Interstellar travel is time-consuming. A group of astronomers and physicists are playing with making it faster, starting with massive lasers and one of Earth’s most resilient organisms: the tardigrade.
These microscopic aquatic animals, sometimes called “water bears”, are nearly indestructible, capable of withstanding drought, freezing temperatures, accidents, high levels of radiation, harsh pressure and gravity conditions and suspended animation—the slowing of biological functioning for long periods of time. This makes them the perfect candidate for experiments in ramping up the speed of space travel, write researchers in a new paper published in the peer-reviewed journal Acta Astronautica.
Travelling 18-billion kilometers to the end of our solar system currently takes decades using traditional means of chemical propulsion—the burning of fuel. But, with funding from NASA, researchers at the University of California - Santa Barbara have proposed a new means of space propulsion using lasers (“directed-energy” or DE arrays) on Earth that push light sails attached to spacecraft using photons to travel at a rate that’s 20 to 30 percent of the speed of light, achieving relativistic flight. Launched in 2015 via an initiative called Project Starlight, the effort aims to cut travel time to interstellar space from decades to days, all without the use of an onboard propellant.
Now, a team of researchers including Philip Lubin, professor of physics at UC Santa Barbara and lead researcher on Project Starlight, have teamed up to propose a path forward for testing relativistic flight. They propose putting tardigrades, alongside closely-related resilient invertebrates like C. Elegans, on wafer-scale platforms around the size of a human hand, which would be deployed into space at roughly 100 million miles per hour. According to the paper, the power for the laser array could consume 1/10 of the entire U.S. energy grid, but this power would only be needed for a few minutes during launch.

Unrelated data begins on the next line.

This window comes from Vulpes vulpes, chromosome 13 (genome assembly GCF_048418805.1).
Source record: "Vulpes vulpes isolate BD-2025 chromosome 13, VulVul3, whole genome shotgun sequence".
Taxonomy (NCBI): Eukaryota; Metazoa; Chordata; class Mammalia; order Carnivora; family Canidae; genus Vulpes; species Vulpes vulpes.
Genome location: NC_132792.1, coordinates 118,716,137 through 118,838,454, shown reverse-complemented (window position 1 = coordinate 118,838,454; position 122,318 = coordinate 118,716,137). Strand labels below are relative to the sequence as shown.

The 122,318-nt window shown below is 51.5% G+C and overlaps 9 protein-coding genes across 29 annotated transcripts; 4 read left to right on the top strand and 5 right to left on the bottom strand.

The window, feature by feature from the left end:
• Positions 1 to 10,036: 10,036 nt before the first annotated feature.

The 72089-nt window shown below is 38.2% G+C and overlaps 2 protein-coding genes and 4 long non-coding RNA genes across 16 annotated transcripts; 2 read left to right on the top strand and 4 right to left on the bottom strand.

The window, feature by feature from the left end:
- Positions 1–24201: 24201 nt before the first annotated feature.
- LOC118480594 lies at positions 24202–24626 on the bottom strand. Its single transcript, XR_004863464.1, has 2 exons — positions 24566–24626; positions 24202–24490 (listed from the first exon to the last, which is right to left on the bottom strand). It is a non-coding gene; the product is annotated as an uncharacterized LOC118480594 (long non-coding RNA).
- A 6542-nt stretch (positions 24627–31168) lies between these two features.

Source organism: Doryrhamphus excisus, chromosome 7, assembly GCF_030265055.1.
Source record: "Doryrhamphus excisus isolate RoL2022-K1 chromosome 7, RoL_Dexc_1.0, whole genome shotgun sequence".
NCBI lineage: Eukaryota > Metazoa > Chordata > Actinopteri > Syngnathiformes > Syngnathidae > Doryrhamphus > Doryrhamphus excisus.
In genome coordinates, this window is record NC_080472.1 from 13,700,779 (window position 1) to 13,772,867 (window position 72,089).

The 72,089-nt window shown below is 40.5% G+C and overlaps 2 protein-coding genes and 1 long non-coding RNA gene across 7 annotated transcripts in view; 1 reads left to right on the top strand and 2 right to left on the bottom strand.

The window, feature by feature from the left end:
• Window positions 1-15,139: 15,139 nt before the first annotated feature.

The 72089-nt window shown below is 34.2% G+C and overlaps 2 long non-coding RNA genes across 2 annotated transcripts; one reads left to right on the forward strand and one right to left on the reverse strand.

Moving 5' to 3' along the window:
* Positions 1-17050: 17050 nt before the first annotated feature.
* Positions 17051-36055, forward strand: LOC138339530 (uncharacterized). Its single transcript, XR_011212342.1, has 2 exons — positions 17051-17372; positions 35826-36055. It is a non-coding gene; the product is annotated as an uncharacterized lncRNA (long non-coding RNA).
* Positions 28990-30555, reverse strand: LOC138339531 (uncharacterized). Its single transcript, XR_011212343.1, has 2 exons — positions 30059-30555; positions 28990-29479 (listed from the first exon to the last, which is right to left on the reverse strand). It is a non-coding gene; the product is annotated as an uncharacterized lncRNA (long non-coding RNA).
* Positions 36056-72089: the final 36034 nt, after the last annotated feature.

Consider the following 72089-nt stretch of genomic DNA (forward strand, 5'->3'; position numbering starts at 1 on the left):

"This has never been done before, to push macroscopic objects at speeds approaching the speed of light,” Lubin, co-author of the paper, said in a press release.
They propose performing remote experiments on the organisms while on board, studying how tardigrades and other Earthlings handle life in the harsh conditions inherent to distant space realms. Lubin and his team could then extrapolate these findings to assess potential effects of interstellar travel on humans.
“We could start thinking about the design of interstellar transporters, whatever they may be, in a way that could ameliorate the issues that are detected in these diminutive animals,” said Joel Rothman, co-author on the paper and distinguished professor in biomolecular science and engineering at UCSB in the press release.
The authors have weighed the ethical implications of propagating Earth life in space—and, similarly, the risks of bringing life from other star systems back to Earth, which is known as “backward contamination.” Crucially, Lubin and Rothman propose making any tardigrade-loaded space crafts one-way, performing all studies completely remotely to ensure that no extraterrestrial microbes return to Earth.
Ethical considerations are all part of the process of envisioning life beyond Earth, and beyond our currently imagined methods of travel. These considerations are among many that Lubin and Rothman are keen to consider. Indeed, while the plan is to start small, the authors note in the paper that laser propulsion could be used on larger ships, and that the arrays could be built on objects in space and not just on Earth.
“I think it's our destiny to keep exploring,” Rothman said. “We explore at smaller and smaller levels down to subatomic levels and we also explore at increasingly larger scales. Such drive toward ceaseless exploration lies at the core of who we are as a species.”